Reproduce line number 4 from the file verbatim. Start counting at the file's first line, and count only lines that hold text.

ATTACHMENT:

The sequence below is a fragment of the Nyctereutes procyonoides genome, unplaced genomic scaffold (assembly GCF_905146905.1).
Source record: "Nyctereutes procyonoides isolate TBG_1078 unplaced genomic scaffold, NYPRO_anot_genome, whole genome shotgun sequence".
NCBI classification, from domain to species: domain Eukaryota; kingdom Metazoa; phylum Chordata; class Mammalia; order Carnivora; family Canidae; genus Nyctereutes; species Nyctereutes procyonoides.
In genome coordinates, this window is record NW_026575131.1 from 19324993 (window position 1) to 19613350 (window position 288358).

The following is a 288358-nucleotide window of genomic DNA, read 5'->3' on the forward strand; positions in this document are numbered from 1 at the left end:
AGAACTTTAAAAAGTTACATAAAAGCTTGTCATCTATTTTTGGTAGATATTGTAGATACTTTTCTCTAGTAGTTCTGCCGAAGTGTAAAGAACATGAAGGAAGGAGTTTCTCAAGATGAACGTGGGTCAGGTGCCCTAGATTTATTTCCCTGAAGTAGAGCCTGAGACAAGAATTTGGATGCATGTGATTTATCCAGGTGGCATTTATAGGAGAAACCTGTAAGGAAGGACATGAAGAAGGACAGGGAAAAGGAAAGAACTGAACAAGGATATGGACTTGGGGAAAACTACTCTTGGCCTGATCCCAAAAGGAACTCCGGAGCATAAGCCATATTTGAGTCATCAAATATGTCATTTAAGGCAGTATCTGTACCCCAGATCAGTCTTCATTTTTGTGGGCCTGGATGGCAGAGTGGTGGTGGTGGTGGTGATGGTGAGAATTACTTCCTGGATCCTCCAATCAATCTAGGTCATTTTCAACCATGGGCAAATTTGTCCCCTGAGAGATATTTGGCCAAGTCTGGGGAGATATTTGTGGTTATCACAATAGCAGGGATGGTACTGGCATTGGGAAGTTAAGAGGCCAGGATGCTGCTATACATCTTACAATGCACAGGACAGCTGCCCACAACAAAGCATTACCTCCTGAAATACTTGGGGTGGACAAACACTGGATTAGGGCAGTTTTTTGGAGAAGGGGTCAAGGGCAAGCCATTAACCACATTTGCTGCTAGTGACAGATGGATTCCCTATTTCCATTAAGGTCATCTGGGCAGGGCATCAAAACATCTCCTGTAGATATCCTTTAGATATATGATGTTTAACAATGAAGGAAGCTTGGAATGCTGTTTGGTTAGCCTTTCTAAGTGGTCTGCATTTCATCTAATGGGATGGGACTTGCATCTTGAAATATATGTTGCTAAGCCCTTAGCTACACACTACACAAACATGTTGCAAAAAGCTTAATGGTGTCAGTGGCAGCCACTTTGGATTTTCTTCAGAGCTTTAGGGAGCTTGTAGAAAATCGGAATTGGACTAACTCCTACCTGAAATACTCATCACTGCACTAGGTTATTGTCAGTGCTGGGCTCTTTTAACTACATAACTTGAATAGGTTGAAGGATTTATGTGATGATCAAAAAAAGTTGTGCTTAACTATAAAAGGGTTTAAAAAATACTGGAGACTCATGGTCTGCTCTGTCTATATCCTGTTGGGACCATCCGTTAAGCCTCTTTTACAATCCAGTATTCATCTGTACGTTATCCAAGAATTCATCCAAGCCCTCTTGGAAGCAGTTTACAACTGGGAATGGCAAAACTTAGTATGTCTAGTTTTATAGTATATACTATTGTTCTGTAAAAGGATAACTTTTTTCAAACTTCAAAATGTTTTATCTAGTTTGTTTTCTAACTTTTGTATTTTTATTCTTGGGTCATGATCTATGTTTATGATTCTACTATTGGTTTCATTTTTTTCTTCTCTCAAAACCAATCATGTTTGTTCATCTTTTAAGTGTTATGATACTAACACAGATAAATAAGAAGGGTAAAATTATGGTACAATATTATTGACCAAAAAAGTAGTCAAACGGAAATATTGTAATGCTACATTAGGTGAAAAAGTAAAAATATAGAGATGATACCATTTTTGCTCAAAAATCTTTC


In genome coordinates, this window is record NW_026575131.1 from 19324993 (window position 1) to 19613350 (window position 288358).